There are several resources available to students looking for academic support and assistance with finding jobs and co-op placements.
Peer Advising Coaches, or “PACS,” are trained upperclassmen in the College of Science who provide one-on-one support and encouragement through weekly contact with assigned students who may be on academic probation or struggling academically. PACS help these students establish effective strategies for academic success, direct them to a variety of support services and resources on campus, and help them feel connected to the college and university.
Who are Peer Advising Coaches?
All PACS are volunteers who have a minimum GPA of 3.0, as well as excellent communication and interpersonal skills. They serve as role models and leaders in the college. Coaches maintain personal contact in weekly meetings, phone or email communication, help build confidence and, lead to greater academic success for the advisee. Coaches will work under the direction of the academic persistence specialist, Helene Tischler.
As a successful and experienced student, a coach can help an advisee establish effective academic habits, define problem issues, brainstorm solutions, suggest resources to use, and help develop workable plans. These can be both short-term and long-term – daily, weekly, monthly, or for the semester. This plan will be continually reviewed and revised as the advisee continues to progress and improve.
Activities/Academic Support can include:
- Assistance with Time Management/Organizational Skills
- Help establishing and maintaining daily schedule
- Create weekly and monthly calendars, weekly action/study plan
- Help in setting goals, prioritizing, identifying deadlines
- Balancing academic, work and social commitments
- Assistance with Learning/Study Strategies
- Identify strengths and weaknesses, strengthen study skills
- Break down large assignments into manageable steps
- Note taking, exam prep, effective textbook reading/notes, structuring writing assignments
- Reviewing course syllabi and professor expectations
- Navigating relationships with professors and other students
- Preparing for oral presentations
Peer Tutoring was created to meet the academic needs of undergraduate students who are enrolled in courses in the College of Science. The central coordinating office for Peer Tutoring is located in 101 Lake Hall. Tina Kondopoulos, the Senior Associate Director, provides direction for tutoring services and works with a team of graduate and undergraduate student coordinators to support the tutoring efforts in the academic departments. The goal of the tutoring program is to promote independent and active learning among students and to have a direct and positive effect on improving their academic achievement. If you would like to contact Peer Tutoring, please call 617-373-8931 or go to 101 Lake Hall.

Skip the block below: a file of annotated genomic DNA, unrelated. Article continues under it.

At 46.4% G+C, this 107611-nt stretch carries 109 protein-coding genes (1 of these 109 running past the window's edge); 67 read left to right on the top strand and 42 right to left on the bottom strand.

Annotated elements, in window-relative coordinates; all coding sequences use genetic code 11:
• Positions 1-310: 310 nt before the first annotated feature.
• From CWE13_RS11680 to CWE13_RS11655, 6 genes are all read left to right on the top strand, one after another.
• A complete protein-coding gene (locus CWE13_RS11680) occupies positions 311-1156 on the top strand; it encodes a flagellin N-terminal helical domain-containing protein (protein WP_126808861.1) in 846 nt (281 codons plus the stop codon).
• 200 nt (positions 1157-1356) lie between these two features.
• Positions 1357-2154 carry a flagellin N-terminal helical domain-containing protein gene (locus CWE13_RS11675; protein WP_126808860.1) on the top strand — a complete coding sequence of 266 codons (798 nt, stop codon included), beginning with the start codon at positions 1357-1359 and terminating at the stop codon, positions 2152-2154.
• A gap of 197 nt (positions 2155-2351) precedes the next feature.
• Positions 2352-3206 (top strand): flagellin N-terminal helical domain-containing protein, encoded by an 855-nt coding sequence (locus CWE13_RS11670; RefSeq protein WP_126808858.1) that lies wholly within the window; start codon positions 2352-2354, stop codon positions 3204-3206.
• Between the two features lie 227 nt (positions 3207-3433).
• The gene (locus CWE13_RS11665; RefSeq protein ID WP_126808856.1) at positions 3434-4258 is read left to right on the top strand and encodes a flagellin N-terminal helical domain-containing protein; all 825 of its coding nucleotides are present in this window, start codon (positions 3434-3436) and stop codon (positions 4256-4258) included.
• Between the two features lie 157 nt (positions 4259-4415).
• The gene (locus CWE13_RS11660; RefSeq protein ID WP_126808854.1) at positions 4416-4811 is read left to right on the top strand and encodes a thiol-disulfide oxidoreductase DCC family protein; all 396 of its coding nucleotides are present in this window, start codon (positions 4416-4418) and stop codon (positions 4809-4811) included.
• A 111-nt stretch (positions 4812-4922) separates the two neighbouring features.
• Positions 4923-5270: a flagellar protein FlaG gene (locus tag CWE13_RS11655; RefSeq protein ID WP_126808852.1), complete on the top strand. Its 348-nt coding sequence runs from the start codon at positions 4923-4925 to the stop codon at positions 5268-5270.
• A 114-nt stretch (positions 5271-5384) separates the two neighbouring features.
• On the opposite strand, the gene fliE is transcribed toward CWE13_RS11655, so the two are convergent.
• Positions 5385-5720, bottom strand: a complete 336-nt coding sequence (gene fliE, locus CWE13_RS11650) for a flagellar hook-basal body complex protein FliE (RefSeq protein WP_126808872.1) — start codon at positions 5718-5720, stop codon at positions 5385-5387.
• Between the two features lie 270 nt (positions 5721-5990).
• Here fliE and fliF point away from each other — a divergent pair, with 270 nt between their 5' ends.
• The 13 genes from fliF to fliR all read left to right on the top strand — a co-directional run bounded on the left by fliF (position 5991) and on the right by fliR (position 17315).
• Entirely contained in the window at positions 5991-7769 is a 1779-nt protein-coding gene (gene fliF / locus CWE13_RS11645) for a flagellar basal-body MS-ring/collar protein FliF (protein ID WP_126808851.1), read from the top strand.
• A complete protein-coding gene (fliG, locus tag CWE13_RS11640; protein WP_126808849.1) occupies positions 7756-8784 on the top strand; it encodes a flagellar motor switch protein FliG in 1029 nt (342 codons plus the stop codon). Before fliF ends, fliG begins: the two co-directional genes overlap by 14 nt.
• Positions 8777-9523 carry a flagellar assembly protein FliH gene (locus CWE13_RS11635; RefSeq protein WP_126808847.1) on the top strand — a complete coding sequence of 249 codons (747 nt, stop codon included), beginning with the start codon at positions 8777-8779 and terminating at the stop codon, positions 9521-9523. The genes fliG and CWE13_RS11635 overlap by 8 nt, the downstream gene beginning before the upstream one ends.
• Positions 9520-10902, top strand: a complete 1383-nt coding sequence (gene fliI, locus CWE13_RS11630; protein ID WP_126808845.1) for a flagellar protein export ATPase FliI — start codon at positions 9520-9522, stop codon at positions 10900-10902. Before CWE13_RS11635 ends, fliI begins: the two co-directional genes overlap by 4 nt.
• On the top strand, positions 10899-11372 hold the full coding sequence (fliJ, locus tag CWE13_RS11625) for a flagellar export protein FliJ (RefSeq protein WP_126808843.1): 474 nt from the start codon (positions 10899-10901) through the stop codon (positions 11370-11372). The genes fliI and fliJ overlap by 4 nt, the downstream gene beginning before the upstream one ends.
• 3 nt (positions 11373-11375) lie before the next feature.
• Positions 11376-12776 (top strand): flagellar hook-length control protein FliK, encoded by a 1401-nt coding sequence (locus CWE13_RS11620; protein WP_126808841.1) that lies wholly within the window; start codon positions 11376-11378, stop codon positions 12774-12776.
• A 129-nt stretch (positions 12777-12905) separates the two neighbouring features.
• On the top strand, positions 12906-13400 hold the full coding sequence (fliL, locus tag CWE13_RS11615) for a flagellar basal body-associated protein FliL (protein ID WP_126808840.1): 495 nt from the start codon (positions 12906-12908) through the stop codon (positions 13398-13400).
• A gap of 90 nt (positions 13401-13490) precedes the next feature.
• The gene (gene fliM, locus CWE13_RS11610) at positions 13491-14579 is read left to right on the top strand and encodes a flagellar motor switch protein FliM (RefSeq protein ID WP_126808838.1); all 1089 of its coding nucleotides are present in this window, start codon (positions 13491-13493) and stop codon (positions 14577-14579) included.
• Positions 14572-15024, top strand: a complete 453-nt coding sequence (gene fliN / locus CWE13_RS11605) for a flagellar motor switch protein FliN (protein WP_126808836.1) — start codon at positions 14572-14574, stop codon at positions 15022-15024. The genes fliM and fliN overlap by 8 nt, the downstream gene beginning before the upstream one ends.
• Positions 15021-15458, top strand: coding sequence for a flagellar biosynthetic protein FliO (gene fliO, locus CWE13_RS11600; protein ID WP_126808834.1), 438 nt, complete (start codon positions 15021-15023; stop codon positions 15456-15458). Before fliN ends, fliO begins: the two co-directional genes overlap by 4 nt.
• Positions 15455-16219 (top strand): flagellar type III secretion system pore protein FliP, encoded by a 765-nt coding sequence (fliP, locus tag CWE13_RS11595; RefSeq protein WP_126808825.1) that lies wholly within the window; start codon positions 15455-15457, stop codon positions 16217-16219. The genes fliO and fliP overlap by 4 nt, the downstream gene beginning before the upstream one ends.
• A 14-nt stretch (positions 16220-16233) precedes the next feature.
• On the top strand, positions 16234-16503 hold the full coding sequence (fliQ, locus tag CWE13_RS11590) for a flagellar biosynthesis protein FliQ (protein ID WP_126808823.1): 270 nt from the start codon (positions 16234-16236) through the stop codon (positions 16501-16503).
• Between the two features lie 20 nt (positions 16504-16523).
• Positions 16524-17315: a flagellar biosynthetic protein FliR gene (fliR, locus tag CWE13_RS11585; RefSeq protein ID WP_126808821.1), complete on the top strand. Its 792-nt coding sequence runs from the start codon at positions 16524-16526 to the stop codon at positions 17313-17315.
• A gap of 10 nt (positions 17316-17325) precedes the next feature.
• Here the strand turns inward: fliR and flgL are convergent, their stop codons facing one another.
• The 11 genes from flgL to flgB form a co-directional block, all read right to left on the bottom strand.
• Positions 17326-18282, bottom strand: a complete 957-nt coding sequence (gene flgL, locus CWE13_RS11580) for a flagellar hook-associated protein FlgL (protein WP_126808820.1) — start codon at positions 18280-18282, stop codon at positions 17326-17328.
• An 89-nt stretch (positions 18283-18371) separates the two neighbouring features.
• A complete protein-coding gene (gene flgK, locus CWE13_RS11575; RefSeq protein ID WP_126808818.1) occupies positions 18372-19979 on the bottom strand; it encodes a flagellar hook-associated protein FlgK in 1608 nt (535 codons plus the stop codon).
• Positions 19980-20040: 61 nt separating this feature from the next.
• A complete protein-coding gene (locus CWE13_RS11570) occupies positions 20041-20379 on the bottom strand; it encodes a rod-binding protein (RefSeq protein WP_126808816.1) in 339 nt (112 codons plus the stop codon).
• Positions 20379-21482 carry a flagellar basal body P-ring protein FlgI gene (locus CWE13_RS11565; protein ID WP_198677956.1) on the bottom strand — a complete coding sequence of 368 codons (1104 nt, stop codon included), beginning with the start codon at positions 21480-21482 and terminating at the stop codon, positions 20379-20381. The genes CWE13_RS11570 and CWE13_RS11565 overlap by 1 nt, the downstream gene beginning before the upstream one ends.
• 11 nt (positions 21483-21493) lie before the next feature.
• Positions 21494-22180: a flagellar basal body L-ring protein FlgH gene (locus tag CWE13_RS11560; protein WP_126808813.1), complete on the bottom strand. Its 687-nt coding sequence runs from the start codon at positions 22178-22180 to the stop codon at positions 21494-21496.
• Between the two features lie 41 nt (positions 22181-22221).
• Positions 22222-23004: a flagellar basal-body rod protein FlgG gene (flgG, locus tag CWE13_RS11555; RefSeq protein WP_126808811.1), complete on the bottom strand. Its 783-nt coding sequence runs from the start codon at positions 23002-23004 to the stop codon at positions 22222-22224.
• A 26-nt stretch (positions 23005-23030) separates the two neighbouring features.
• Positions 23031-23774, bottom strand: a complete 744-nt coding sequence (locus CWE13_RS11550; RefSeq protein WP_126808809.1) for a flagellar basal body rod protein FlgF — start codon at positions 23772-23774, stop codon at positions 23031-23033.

We strongly encourage our undeclared students to take advantage of the peer support services to learn from those who have had first-hand experience. Many of the students in our peer programs are former undeclared students who have gone through the exploration process that our new undeclared students are just beginning. We have found that students learning from students is a powerful enhancement to the Program for Undeclared Students, both for the new undeclared freshmen as well as for the peer leaders themselves.
The purpose of the University PreHealth Advising Program is to provide resources and advising to members of the Northeastern community (students and alums) in all NU colleges and all NU fields of study regarding professional school expectations, preparation requirements, and application processes.
We specialize in helping you figure out what major, career or job might work best for you, and also in helping you plan and carry out a successful internship or job search, or explore other options. We bring you a wide variety of resources, programs and events, and opportunities to meet employers. Our experienced and enthusiastic staff is eager to help you get where you want to go, throughout your Northeastern career and beyond!
Snell Library has Web and other network-based resources, including the Northeastern University Libraries Information System (NULIS), which provides access to the library’s online catalog and other databases and services.
- Houses close to one million volumes, 2.3 million microforms, and current subscriptions to more than 8,200 serials and newspapers.
- Includes 23,000 audio, video, and software titles.
- Contains extensive reference collections.
- Includes collections of technical reports, music scores, and maps.
- Provides access to CD-ROMs and electronic resources on the Web.
- Houses the CyberCafe, a coffee bar with Internet access.
General access computer labs provide free access to hundreds of PCs, Macs, and laptops in Snell Library and the Curry Student Center. Residence Hall Network (ResNet) provides high-speed network access to all students living in Northeastern-owned residence halls.
This is your source for textbooks and school supplies.
Writing Center tutors are experienced graduate students and writing teachers who will work with students on any aspect of the writing process, including conceptualizing, planning, researching, organizing, drafting, revising, and editing.
Academic Resources Page
This one-stop shopping guide provides all the necessary resources for academic assistance including advising, tutoring, special resources, and more.